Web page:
Govt Decision to Hike Customs Duty on Import of Sugar hits Consumers, State Coffers

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Govt Decision to Hike Customs Duty on Import of Sugar hits Consumers, State Coffers

April 15: The government’s impractical and shortsighted decision to increase tax on import of sugar has not only affected the consumers and benefitted a handful of business persons but also cost millions of rupees in revenue to the state coffers.
The general public was forced to purchase sugar at high cost due to the deliberate decision of the government that also resulted in the increase in price of sugar, according to the available data. A report prepared by the Office of the Auditor General (OAG) states that the government’s delay in implementing an understanding reached with sugar producers to hike the tariff resulted in import of excessive sugar in the country. Despite having adequate stock, the consumers could not purchase sugar at reasonable price, the report says.
The Ministry of Finance had reached an understanding with sugar producers on December 26, 2017 to increase tax on import of sugar in order to protect the domestic sugar industries.
But the government increased the tax on import of sugar from 15 percent to 30 percent only on April 17, 2018. Due to the delay in implementing the decision by four months, the customs department incurred losses of Rs 530.66 million as the country imported 79,044 metric tons of sugar worth Rs 3.57 billion during the period, according to the OAG report.
According to the report, Nepal imported 71,000 metric tons of sugar in FY 2073/74. The import of sugar in FY 2074/75 was 234,000 metric tons, which is 3.3 times more than the import in the preceding year. 
The country consumes 230,000 metric tons of sugar on an annual basis while the domestic production of sugar is 175,000 metric tons. The data of the OAG report clearly shows that the country imported sugar much more than Nepal’s consumption. This indicates that the excessive sugar was kept as stock. Despite having excessive stock of sugar, the consumers couldn’t purchase it at a reasonable price.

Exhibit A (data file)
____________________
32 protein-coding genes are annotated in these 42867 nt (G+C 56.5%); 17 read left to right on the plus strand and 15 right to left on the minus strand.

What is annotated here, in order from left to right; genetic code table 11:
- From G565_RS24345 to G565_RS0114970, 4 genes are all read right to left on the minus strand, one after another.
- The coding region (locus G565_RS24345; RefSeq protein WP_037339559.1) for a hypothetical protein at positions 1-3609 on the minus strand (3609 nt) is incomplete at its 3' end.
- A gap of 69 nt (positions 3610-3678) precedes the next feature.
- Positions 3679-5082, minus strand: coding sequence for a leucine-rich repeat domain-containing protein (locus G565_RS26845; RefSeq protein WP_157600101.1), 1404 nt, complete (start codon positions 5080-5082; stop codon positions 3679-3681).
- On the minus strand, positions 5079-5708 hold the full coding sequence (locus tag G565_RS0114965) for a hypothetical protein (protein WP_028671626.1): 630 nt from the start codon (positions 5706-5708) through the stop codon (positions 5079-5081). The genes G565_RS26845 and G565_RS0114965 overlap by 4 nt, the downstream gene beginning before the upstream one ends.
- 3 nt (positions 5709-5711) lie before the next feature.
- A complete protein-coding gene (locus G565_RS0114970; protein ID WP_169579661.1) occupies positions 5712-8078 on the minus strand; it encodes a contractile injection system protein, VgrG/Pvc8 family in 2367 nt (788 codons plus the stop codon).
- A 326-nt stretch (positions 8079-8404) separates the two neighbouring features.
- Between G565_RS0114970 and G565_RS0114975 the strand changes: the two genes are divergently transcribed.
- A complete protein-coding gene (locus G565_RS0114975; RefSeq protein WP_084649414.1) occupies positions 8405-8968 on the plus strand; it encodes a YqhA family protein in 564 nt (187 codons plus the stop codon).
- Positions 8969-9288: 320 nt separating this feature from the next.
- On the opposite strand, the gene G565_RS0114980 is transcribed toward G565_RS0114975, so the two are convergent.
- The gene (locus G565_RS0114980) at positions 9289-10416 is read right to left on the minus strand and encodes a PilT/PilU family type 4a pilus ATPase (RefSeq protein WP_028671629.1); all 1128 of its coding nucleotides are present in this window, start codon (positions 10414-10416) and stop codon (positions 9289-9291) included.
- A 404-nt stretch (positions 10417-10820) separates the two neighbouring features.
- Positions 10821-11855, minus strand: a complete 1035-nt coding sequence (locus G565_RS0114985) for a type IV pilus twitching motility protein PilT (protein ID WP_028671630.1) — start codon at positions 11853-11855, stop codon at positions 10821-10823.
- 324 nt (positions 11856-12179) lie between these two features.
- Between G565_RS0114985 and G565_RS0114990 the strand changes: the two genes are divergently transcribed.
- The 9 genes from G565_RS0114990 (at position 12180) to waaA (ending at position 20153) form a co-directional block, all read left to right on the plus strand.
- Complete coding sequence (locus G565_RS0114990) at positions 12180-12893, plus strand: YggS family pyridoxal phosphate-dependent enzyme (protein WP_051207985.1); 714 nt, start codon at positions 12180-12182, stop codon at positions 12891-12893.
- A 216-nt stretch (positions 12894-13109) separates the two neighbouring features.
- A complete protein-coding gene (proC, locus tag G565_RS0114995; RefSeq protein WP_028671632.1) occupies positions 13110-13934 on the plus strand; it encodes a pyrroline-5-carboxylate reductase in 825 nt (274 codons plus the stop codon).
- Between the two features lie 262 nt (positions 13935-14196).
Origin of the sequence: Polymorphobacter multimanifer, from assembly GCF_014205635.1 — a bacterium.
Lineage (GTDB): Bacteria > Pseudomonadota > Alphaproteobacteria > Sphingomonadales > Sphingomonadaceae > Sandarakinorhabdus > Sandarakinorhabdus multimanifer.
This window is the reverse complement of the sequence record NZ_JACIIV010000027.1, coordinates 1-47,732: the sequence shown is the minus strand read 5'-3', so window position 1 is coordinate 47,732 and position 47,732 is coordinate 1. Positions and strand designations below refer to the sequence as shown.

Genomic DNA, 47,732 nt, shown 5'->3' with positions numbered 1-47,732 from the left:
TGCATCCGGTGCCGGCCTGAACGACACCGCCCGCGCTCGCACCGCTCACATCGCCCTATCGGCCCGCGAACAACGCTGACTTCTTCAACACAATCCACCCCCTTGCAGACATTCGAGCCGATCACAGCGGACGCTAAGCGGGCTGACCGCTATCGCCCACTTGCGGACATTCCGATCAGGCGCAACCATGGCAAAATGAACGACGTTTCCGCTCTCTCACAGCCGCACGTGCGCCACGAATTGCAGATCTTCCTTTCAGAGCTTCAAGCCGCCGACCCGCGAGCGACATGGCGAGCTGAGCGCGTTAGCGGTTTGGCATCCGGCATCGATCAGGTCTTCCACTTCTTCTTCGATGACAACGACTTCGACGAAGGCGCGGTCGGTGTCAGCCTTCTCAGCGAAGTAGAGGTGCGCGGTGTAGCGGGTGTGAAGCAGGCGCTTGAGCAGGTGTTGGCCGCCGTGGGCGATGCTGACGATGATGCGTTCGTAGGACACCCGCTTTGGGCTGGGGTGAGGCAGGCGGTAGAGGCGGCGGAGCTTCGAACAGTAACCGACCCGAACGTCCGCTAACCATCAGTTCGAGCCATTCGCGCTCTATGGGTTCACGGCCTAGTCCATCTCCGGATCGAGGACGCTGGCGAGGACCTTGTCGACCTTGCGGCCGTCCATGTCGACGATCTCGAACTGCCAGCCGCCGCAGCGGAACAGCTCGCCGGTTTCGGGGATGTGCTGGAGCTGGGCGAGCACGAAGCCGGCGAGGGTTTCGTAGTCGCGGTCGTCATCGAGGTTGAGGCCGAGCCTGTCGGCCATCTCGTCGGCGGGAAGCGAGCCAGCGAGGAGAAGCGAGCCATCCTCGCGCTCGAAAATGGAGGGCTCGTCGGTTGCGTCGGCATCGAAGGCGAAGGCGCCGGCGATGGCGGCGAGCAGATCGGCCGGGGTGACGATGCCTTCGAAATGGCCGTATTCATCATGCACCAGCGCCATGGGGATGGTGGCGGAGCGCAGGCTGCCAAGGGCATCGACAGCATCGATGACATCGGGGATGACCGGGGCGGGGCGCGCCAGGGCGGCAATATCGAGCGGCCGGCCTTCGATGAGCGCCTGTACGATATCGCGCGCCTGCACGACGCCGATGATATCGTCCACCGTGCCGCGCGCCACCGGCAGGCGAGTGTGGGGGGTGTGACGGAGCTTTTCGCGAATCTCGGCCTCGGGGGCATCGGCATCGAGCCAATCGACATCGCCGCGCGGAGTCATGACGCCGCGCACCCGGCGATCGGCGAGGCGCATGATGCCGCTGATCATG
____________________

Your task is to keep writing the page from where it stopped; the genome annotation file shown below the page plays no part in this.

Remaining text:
Meanwhile, the farmers have not been paid for their produce by the sugar industries. The sugar industries have reportedly withheld the due amount of the farmers stating that they have excessive stock of sugar. The industries have said that they will be able to pay the farmers only when they sell the stock.
The government’s decision to waive the customs duty for the state-owned Salt Trading Limited with the intention of bringing uniformity in the price of sugar has become useless due to the hike in customs duty.
The OAG report states that the sugar imported by Salt Trading at subsidized rate has been found to be much more that the sugar imported by other businessmen by paying the customs duty.
The report mentions that the Salt Trading had imported 37,508 metric tons of sugar in FY 2074/75 worth Rs 2.28 billion. The state-owned company had also received an exemption of Rs 387.6 million for Value Added Tax. Therefore, the cost per kg of sugar imported by Salt Trading was Rs 60. However, the report has found that other importers had brought sugar into the country at the cost of Rs 40 to 51 per kg despite paying 30 percent customs duty. Salt Trading, on the other hand, had paid only 1 percent customs duty. The cost of sugar imported by Salt Trading after including other taxes was Rs 69 per kg. Therefore, the government had fixed the price of sugar between Rs 65 to Rs 70 per kg.

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